• Building a Better Climber: Final Part
  • Building a Better Climber: Part 7
  • Building a Better Climber: Part 6
  • Building a Better Climber: Part 5
  • The Training Effect: Methods by Steve House
  • Building a Better Climber: Part 4
  • Building a Better Climber: Part 3
  • Building a Better Climber: Part 2
  • Building a Better Climber: Part 1
  • Catch of the Day
  • The Unnatural Way to Climb
  • Too Hard for a Caveman
  • Never Get Pumped Again
  • Should You Add Weight or Use Smaller Holds on a Hangboard
  • Training for Climbing: Injured? Train Your Core!
  • Cheap Tricks
  • How to Mentally Train
  • How to Power Train for Climbing
  • Boost Power With Eccentric Training
  • Tips for Better Onsighting
  • Should You Lose Weight or Get Stronger?
  • Does Running or Biking Improve Your Climbing?
  • Is Protein Important?
  • Getting Strong After a Layoff
  • Training While Hungry
  • HowTo Use Microcycles
  • Improving Slab Technique
  • How to Unlock a Crux
  • Best Ratio of Resting to Bouldering
  • Training During Pregnancy
  • Using Your Hangboard the Right Way
  • Maximizing a Small Home Wall
  • How to Stay Psyched
  • How to Prevent Bonking
  • Using a Weight Belt For Training
  • Regaining Confidence After a Fall
  • Dynamic vs. Static Stretching
  • Overcome Anxiety and Send!
  • The Importance of Finger Strength
  • Do Forearm Trainers Work?
  • Maximum Training in Minimum Time
  • Dialing in Crampon Technique
  • Ultimate Strength
  • Periodized Training For the Year-round Approach
  • The Secrets of Warming Up
  • Beat the Ice-Climbing Pump
  • Resting the Perfect Amount
  • How To Recover On Route
  • Does Creatine Work?
  • Can Old Guys Get Stronger?
  • Recovery Supplement Truths
  • Euro Training Secrets
  • How to Beat Fear
  • How Often Should You Rest?
  • Training With an Injury
  • Avoiding the Gear-Placement Pump
  • How to Develop Sloper Strength
  • Warming Up Without Warm-Ups
  • Beating the Lactic Acid Pump
  • Video Spotlight

    How Often Should You Rest?


    I climb three or four days a week on average. What's the best combination of rest days and climbing days?

    —Jim Munson, Cleveland, OH

    There is no ideal sequence of training/rest days. However, there are some basic guidelines for structuring your training, according to your ability level and goals or the climbing or training season. Novice climbers (5.7 to 5.9) are advised to climb no more than three times a week, unless they are very cautious and make sure that their second day on is always a very light, endurance-based day. Mid-grade climbers (5.10 to 5.11) should regard three days a week as the minimum requirement, and if they can increase this to four without getting injured they will undoubtedly improve faster. Advanced to elite climbers (5.12 to 5.14) will need to climb up to five or even six days to keep making gains, but not all year round and only at the high point of training phases. The way to do this is to cycle the intensity of your consecutive days on: for example, hard day (possibly strength-based), then a medium day (power-endurance based), then a light day (stamina-based), and finally a rest day. Repeat.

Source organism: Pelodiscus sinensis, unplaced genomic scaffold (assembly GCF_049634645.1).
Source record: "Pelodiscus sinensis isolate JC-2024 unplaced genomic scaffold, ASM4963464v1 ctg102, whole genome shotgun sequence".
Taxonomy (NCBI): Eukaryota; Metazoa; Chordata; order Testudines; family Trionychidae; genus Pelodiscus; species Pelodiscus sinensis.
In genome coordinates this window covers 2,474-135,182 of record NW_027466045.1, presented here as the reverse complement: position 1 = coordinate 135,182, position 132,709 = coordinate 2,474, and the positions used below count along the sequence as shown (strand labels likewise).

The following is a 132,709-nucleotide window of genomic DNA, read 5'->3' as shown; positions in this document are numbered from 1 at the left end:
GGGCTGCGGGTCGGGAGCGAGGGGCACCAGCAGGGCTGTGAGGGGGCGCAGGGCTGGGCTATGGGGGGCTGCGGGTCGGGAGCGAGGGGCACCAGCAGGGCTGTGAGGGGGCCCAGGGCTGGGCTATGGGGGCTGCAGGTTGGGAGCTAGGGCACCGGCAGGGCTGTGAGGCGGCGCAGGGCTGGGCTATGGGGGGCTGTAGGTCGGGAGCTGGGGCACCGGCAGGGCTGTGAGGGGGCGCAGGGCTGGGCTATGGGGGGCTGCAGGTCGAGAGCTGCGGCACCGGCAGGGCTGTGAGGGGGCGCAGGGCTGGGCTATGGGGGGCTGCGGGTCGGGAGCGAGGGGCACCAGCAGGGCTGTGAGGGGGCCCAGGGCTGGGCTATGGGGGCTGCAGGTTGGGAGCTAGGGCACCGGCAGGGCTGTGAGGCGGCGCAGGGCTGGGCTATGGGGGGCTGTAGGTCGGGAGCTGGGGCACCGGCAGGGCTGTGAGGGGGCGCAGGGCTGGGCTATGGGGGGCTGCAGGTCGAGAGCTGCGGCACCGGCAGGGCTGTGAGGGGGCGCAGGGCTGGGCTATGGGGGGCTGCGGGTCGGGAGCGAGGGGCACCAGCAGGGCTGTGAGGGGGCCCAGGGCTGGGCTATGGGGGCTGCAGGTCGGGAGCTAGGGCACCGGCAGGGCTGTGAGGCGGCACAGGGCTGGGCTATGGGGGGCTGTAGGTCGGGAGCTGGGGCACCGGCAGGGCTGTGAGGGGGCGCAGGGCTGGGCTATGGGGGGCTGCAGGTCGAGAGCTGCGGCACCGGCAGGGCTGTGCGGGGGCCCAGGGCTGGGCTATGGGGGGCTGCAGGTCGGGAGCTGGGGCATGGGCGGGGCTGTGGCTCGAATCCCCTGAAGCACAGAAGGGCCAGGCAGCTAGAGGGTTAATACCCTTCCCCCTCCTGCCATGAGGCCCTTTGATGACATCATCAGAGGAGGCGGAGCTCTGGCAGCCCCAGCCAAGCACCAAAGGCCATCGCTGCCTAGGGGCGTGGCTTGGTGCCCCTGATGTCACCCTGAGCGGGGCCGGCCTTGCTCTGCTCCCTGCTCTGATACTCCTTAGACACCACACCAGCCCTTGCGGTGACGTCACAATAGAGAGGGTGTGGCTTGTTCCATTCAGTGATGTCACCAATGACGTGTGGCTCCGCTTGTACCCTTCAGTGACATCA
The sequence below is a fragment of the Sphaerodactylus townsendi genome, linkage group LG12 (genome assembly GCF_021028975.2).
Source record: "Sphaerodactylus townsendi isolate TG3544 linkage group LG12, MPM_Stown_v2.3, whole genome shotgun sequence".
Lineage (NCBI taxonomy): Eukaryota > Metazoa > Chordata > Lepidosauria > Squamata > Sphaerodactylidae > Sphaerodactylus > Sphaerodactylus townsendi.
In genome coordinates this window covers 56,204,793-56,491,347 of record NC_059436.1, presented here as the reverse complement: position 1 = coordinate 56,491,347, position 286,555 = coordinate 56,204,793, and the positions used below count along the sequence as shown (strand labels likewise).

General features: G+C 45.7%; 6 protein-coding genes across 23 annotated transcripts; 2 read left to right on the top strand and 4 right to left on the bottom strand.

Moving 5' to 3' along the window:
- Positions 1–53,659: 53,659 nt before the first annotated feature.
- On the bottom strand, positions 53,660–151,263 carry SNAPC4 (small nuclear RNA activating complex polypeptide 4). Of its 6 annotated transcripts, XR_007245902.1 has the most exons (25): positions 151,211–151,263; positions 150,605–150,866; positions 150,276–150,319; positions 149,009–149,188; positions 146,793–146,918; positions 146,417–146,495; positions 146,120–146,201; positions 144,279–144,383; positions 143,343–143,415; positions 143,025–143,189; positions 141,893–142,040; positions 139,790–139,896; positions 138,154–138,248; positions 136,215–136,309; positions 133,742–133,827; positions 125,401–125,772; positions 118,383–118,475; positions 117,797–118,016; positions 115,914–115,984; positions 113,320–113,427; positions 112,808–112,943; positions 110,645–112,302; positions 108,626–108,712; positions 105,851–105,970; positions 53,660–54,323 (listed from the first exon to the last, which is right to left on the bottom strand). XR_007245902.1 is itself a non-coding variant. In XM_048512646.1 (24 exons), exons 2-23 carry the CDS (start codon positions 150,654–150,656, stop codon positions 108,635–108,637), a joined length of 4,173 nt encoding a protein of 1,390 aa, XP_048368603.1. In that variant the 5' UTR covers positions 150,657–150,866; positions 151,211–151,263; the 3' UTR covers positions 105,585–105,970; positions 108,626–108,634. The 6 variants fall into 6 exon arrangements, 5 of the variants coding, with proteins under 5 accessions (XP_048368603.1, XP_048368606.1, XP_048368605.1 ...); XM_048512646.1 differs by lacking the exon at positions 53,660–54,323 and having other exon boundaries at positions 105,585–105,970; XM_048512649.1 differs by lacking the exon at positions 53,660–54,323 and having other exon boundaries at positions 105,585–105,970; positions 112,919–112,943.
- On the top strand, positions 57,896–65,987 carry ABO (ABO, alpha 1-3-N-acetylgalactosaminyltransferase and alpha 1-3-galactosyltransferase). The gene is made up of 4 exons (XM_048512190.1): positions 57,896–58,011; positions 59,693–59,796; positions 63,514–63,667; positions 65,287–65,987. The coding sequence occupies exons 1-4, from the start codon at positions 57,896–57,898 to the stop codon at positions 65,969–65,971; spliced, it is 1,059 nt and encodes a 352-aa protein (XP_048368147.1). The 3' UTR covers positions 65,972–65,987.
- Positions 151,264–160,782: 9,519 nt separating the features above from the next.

If you are really keen to get strong, then you can make great improvements using a day-on day-off structure. When it comes to gaining strength, it is always better to maximize the quality of rest and training rather than the quantity. Developing endurance is simply a matter of putting the time in. A two-days-on/one-day-off schedule works well, or even better, three-on/one-off.

    At the beginning of the training season you would be ill-advised to try to do four or five days a week, as your body simply won’t be prepared. However, you can work towards increasing the number of days as you adjust progressively to the workload. Coaches refer to this as developing the fitness to train. Finally, as the climbing season or an important trip approaches, you can start to taper off and reduce the number of days on per week in order to rest and peak.

    If you really can’t be bothered to plan your training properly, then a good combination for a mid-grade climber is bouldering and strength work on day one, routes and endurance on day two, and rest on day three. Then repeat.

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